What do you get your friend that is interested in politics and zombies? I know that I just wrote a post about books, but I promise this is the last one for a while. This is a little last minute, but I wanted to make a quick gift guide for your political friends or friends interested in social justice. Not only is this going to be a very fun gift guide, but it’s also going to be a reminder to support small book stores, used book stores, and to be mindful about book buying overall. When I say friend throughout this post, feel free to switch it out for “family member”, “teacher”, “yourself”, “coworker”, etc. I love giving out book recommendations. If you click here, you will see that I have already many book guides. However, this one is special because it will help you target what book to get for what kind of person. And I’m going to include a few fiction books as well. I also wanted to take some time to provide you with some resources on how to find your local independent book stores. Please share other book recommendations or gift recommendations in the comments because I love receiving them almost as much as I love giving them out. 

 

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let’s talk about slacktivism

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Between challenging systemic racism through the Black Lives Matter Movement to the fight for voting rights in the upcoming US election, a lot is happening in the world right now. On top of it, the coronavirus has restricted our access to conventional activist opportunities. AND social media is on the rise, becoming pervasive and an even stronger tool in our society. All of these combined equal the need for people to take action. However, these conditions have also fostered a rise in slacktivism. There are a lot of questions to answer and a lot of things to discuss, especially if we want to be productive social media activists and activists in general. Additionally, I want to mention that you don’t need to be “an activist” to promote change and create a world that is more just and fair.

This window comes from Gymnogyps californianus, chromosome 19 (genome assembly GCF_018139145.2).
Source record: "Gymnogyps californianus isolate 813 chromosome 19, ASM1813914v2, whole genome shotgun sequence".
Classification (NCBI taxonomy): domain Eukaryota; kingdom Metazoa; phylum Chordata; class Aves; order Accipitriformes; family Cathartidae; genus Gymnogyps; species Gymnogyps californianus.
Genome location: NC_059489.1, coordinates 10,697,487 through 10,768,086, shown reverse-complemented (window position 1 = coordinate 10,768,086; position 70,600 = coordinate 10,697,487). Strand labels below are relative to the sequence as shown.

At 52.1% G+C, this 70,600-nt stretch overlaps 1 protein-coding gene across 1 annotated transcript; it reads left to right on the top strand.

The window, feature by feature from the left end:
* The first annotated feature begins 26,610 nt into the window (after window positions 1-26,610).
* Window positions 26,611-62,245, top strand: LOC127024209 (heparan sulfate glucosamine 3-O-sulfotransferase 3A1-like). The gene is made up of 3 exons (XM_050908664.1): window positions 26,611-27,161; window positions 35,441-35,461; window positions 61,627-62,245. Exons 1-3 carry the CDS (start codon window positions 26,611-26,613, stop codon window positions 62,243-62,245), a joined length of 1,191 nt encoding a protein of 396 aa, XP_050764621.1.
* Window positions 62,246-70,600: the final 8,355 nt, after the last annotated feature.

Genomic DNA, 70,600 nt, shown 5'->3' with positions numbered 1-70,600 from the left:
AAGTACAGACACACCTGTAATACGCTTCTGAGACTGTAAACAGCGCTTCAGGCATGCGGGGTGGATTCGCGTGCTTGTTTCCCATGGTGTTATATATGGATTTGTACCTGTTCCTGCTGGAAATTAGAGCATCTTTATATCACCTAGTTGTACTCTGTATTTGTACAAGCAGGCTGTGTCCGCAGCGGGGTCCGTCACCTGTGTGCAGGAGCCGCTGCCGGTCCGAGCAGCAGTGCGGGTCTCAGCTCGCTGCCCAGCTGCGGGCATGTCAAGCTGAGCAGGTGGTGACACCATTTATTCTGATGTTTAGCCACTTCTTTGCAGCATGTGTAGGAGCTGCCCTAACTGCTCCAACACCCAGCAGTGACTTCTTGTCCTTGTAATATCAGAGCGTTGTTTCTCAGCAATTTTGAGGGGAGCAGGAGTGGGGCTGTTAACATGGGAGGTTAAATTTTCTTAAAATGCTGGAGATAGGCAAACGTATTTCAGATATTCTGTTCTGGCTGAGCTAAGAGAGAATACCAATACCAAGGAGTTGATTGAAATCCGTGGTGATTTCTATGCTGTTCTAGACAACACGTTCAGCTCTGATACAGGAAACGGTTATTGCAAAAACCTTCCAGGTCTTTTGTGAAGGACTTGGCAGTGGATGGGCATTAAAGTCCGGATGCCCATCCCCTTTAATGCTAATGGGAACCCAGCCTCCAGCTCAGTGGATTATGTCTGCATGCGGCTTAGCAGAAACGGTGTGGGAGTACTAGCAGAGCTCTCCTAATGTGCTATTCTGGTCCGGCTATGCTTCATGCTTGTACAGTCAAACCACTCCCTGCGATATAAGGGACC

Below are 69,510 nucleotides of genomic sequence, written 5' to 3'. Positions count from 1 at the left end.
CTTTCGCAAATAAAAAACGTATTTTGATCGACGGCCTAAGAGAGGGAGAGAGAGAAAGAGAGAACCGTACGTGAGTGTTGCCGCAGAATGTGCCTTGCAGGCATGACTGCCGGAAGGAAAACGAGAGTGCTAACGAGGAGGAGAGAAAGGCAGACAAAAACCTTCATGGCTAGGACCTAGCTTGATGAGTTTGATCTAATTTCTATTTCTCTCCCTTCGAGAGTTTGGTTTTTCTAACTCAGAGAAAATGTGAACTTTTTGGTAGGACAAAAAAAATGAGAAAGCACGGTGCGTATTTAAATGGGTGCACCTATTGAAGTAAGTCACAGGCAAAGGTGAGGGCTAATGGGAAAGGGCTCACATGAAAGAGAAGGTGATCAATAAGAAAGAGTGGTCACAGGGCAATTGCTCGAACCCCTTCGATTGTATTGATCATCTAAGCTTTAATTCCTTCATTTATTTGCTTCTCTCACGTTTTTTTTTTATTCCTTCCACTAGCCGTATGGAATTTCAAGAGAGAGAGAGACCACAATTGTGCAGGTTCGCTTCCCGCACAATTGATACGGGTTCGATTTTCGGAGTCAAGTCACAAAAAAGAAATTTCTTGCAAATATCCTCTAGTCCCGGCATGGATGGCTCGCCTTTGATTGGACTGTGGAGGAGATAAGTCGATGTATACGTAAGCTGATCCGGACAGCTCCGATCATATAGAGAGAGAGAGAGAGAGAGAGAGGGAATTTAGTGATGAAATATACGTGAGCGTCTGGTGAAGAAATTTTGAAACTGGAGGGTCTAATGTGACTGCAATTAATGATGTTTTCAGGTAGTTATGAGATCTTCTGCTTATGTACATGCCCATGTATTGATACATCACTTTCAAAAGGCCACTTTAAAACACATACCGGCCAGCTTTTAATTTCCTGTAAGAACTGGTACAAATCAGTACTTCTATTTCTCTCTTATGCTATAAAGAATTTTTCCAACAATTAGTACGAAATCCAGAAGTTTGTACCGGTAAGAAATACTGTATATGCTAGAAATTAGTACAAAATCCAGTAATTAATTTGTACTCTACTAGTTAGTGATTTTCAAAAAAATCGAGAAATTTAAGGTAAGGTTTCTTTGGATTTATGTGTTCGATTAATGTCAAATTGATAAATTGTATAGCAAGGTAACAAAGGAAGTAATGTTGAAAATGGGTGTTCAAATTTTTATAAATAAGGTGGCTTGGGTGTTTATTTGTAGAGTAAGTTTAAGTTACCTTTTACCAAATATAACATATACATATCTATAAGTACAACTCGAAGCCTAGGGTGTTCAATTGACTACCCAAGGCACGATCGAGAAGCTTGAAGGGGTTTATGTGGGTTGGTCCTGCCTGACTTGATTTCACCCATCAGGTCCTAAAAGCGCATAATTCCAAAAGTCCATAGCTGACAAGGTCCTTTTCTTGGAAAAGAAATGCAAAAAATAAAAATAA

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let’s talk about the united states postal service

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I’ve had this topic and post idea in my mind for a while, but this issue has been in the news a little more than usual, which gave me the push to talk about it. I think that a lot of us take the postal service for granted or don’t truly understand its value to our society. Now that it’s being threatened and at risk, we are all waking up to what life would be like without it. And with everything going on *cough cough* COVID-19, the last thing we need is an under-appreciated postal service to dissolve.

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how you can fight against racism

This post is going to be more serious. However, I’m not going to talk about how the government and local authorities are failing to reform a long-lasting issue of police violence, gun violence, police militarization, all fueled by racism. This post is going to be a compilation of resources for you to actively fight racism, specifically in regards to recent acts of racist police violence against black men, such as George Floyd. And just racism in general. If you do have any credible resources that I may have missed, feel free to email me so that I can add them to this post or leave them in the comments.

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how the media is manipulating us : body image

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I really wanted to write about how the media’s manipulation and choices affect us, often negatively. That’s when I realized that their actions far exceed the capacity of one blogpost. So this is going to be like a little series. Click Here to see the first post about minority representation. Today’s main focus, body image. How does the media portray body image and what is socially acceptable? How do they create unhealthy ideals? Who is affected by this? Those questions are going to be addressed and discussed. I am also going to focus on real world examples that let you decide how you feel and also to show how prevalent it is. Big warning, I am probably going to criticize and expose some of your favorite movies, media platforms, and pop culture idols. So get ready.

 

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acknowledging the uncomfortable things